Skip to main content

Solutions for School Safety 

Public health junior Om Desai’s entrepreneurial journey in UMD's xFoundry program 

Back to News
Students at a table

When rising junior Om Desai, a public health science major in the School of Public Health and humanities, health, and medicine minor, applied for the xFoundry’s Xperience cohort last-minute this past fall semester, he didn’t think much of it. Yet the pre-health student’s spontaneous decision would push him out of his comfort zone and teach him how his unique public health perspective can help his team find a potential solution to improve school safety.

Housed in the IDEA Factory, xFoundry has one main goal: to solve society’s grand challenges. Its signature program, Xperience, is an entrepreneurial initiative that uses competition as a force multiplier to solve society’s grand challenges. Each year, the UMD community votes on a topic within xFoundry’s seven domains and students are challenged with developing a solution to a well-defined problem in that area. Student teams will compete to win a company launched with an investment of between $250,000 and $2 million.

This year, students such as Desai are focusing on detecting and mitigating the impact of gun violence in K-12 schools. Specifically, they’re developing an affordable and automated solution to rapidly detect and notify of school shooting events. During the competition,  students will pitch their solutions to judges to compete for the grand prize. 

“Using a multidisciplinary lens, students all get to work in their teams on the same well-defined problem – our goal being that this problem will get solved a lot quicker,” said xFoundry Associate Director of Academic Programs Jasmine Kelly. “Students should join Xperience because it gives them the opportunity to get just a taste of entrepreneurship. They get an understanding of a founder's mindset and are able to gain important skills that will give them an advantage in their career.”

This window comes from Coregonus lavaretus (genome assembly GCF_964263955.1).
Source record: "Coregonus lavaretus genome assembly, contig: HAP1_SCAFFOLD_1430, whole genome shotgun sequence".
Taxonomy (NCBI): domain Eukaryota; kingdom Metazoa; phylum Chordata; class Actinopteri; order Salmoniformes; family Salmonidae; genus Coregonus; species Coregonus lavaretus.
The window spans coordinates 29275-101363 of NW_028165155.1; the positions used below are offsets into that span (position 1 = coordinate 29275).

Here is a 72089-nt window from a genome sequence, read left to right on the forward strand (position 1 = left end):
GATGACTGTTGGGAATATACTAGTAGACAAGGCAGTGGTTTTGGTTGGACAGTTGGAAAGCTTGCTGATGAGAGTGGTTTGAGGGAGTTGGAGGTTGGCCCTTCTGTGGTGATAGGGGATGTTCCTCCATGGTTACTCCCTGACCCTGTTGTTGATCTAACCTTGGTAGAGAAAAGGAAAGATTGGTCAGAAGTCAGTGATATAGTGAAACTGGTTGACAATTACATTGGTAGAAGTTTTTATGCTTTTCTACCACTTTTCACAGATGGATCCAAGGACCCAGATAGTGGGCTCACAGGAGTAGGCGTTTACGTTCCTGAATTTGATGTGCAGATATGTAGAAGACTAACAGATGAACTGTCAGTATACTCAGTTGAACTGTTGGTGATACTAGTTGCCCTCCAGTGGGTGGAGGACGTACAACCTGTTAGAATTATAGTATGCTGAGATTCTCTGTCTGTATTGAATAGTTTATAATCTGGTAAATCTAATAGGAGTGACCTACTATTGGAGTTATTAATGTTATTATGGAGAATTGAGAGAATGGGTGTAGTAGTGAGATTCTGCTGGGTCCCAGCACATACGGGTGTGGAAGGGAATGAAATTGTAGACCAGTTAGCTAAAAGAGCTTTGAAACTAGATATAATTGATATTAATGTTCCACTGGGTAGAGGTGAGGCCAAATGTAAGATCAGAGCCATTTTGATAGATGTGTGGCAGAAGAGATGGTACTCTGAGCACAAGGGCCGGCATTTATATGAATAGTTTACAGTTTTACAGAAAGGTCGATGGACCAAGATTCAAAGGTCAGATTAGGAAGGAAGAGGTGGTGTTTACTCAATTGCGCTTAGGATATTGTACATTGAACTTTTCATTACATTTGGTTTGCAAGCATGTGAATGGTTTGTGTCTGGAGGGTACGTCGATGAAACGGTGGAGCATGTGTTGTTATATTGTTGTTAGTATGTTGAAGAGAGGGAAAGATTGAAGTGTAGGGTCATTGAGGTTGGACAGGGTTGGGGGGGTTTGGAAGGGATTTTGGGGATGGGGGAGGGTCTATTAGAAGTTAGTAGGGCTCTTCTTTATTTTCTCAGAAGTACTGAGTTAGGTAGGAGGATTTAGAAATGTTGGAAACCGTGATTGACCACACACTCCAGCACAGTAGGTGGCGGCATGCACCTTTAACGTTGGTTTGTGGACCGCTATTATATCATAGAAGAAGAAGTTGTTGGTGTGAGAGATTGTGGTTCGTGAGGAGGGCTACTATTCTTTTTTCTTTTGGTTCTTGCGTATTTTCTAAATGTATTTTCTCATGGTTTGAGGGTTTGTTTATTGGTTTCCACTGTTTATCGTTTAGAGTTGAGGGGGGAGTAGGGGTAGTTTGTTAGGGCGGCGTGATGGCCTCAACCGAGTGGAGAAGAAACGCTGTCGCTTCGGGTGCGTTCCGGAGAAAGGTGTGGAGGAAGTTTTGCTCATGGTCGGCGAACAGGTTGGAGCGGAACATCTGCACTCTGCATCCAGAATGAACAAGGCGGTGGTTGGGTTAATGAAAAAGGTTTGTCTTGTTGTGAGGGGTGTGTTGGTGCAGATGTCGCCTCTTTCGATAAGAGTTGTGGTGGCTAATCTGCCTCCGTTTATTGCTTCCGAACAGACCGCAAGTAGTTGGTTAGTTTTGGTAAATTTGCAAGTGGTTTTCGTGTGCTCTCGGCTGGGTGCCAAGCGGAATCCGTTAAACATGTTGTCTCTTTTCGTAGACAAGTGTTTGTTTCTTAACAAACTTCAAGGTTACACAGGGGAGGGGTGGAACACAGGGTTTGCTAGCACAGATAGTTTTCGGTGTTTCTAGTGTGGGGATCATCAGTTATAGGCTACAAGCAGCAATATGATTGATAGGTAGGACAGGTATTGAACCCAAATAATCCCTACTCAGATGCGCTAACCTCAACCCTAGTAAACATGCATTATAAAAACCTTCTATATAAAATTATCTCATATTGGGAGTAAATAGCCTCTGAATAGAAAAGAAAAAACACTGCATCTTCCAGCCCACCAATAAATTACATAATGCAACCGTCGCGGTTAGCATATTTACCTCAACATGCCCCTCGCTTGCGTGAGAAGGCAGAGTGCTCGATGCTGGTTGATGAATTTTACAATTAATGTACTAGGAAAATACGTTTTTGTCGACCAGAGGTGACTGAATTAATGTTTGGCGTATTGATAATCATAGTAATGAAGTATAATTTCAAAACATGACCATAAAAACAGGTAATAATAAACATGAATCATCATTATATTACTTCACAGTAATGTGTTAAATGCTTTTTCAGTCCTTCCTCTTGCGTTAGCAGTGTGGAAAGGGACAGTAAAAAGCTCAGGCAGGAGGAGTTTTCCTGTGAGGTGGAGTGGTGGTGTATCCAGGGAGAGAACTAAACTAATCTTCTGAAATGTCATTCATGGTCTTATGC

Xperience has two tracks, one academic and one competitive. The academic track, which runs in parallel with the competition, is 15 months long and includes three for-credit courses. These courses give students a comprehensive curriculum, mentors, and resources to prepare them for the competition. Students in the competitive track partake in the competition and do not need to be a part of the academic track. Registration for the competition is open until late September.

Xperience is a unique take on entrepreneurship, because it actually teaches you entrepreneurship through practical experience.

Om Desai Public Health Science Major
student in business attire

“Xperience is a unique take on entrepreneurship, because it actually teaches you entrepreneurship through practical experience,” Desai said. “Entrepreneurship is important and public health is important, and applying those two together is especially important when the topic — school safety — already has such a strong public health angle.”  

As the only public health student in Xperience, Desai provided unique perspectives. When his team focused on potential solutions to school safety, such as facial recognition security measures, Desai used his background to offer more insight. As a public health student, Desai said, he knew that facial recognition is centered around Eurocentric features and can be biased against features of other ethnicities, posing a problem of equity. 

The winning teams will be announced at xFoundry’s Xplore event in the Fall of 2025. 

Desai encourages other public health students to register for the upcoming competition in the fall semester or apply for the next academic track, the theme of which – mental health – also closely aligns with SPH topics. 

“A business is not going to be successful if it does not reach many markets, and it cannot reach many markets without the knowledge of public health and how equity, disparities and socioeconomic statuses work,” Desai said. “Those are all things that public health students know, but computer science or business students may not think of.” 


Sumaya Abdel-Motagaly ’26 

  • Categories
  • Students
  • Departments
  • Public Health Science